- Have students look at an atlas map of the world and observe and discuss the colors that mapmakers have used for the land and water. Although the water is likely to be blue, the land is not likely all green. Usually continents or countries are shown in different colors. Mapmakers use different colors to show different information.
- For a math connection, make a two-column chart titled “Our Pets.” Label one column “land” and the other “water.” Have students name the pets they have at home and state whether they are land or water animals. Have students count the number of land pets and water pets. Discuss which group is larger and which is smaller and why this might be the case.
Subjects & Disciplines
- use a map to identify land and water
- use a map to identify and sort animals that live on land and animals that live in water
- Information organization
- Visual instruction
Connections to National Standards, Principles, and Practices
National Council for Social Studies Curriculum Standards
- Theme 3: People, Places, and Environments
National Geography Standards
- Standard 1: How to use maps and other geographic representations, geospatial technologies, and spatial thinking to understand and communicate information
- Standard 3: How to analyze the spatial organization of people, places, and environments on Earth's surface
Common Core State Standards for English Language Arts & Literacy
- Reading Standards for Informational Text K-5: Integration of Knowledge and Ideas, RI.1.7
- Reading Standards for Informational Text K-5: Key Ideas and Details, RI.K.2
The College, Career & Civic Life (C3) Framework for Social Studies State Standards
- Geographic Representations: Spatial Views of the World: D2.Geo.2.K-2: Use maps, graphs, photographs, and other representations to describe places and the relationships and interactions that shape them.
- Geographic Representations: Spatial Views of the World: D2.Geo.3.K-2: Use maps, globes, and other simple geographic models to identify cultural and environmental characteristics of places.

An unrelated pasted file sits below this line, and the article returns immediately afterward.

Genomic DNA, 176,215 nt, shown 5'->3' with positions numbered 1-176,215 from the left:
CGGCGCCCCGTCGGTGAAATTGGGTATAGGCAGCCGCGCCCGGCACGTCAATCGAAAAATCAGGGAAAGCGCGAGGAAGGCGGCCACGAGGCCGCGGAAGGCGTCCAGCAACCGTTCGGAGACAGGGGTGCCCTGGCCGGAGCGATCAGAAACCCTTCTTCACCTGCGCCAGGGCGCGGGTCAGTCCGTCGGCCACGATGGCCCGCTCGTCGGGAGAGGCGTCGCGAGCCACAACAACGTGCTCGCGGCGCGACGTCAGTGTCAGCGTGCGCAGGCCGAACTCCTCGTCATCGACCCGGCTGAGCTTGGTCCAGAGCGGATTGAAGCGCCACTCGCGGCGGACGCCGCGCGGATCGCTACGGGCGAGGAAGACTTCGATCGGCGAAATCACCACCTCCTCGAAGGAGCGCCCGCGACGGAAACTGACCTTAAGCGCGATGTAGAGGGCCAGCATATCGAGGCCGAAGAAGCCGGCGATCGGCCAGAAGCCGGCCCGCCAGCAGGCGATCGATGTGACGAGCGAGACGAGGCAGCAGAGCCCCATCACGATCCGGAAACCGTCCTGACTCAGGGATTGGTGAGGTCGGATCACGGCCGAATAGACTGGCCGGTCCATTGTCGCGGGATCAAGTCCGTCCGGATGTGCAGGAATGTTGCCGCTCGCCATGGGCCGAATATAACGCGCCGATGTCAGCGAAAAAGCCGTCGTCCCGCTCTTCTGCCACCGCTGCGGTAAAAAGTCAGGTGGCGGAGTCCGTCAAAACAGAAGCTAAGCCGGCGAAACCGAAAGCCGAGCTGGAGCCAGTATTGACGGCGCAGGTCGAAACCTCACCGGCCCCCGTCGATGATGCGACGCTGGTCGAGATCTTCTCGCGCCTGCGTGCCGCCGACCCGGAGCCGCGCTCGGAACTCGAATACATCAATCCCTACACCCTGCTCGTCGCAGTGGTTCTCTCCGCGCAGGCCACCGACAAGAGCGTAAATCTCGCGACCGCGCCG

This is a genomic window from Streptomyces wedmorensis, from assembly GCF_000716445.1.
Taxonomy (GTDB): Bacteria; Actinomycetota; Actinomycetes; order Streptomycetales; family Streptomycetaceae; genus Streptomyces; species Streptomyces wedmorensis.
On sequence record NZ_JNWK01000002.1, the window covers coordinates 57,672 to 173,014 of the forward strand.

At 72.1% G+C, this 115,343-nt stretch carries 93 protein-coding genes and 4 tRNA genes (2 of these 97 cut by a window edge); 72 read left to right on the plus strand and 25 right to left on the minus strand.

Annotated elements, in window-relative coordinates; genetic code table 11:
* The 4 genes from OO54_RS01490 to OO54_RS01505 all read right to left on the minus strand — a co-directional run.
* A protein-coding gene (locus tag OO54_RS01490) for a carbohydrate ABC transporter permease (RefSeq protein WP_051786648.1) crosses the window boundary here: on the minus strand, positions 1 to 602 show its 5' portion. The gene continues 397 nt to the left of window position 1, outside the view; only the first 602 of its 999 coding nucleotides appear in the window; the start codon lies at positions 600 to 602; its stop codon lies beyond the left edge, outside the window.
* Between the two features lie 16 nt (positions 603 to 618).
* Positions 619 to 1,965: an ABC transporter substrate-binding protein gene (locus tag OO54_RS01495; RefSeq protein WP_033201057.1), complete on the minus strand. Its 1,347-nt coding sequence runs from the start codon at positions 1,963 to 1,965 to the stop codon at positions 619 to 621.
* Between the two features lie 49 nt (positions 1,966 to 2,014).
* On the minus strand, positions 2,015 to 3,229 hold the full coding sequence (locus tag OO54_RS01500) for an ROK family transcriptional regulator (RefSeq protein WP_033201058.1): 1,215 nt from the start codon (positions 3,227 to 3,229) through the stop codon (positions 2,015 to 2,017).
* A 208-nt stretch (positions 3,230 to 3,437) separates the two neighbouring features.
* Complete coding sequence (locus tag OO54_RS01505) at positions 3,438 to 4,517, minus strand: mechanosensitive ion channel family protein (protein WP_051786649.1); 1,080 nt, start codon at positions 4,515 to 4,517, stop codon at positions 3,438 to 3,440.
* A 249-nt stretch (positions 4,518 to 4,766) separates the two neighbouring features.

What You’ll Need
Materials You Provide
- Atlas map of the world (optional)
- Blue and green clay (optional)
- Container such as a baking pan (optional)
- Plastic toy animals or animal drawings attached to wood craft sticks (optional)
- Safety scissors
The resources are also available at the top of the page.
- Internet Access: Required
- Tech Setup: 1 computer per classroom, Projector
- Large-group instruction
Maps help children to understand that Earth is made up of both landmasses and bodies of water. Students learn that maps can show many types of information—in this case that different animals live on land and water. Distinguishing between land and water on maps is a basic map-reading skill.
- cardinal directions
Recommended Prior Activities
solid part of the Earth's surface not covered by water.
symbolic representation of selected characteristics of a place, usually drawn on a flat surface.
skills for reading and interpreting maps, from learning basic map conventions to analyzing and comprehending maps to address higher-order goals.
chemical compound that is necessary for all forms of life.
- Leedy, Loreen. Mapping Penny’s World. New York: Square Fish, 2000.
- Sobel, David. Mapmaking With Children: Sense of Place Education for the Elementary Years. Portsmouth, NH: Heinemann, 1998.
- Hutchins, Pat. Rosie’s Walk. New York: Simon and Schuster Books for Young Readers, 1968.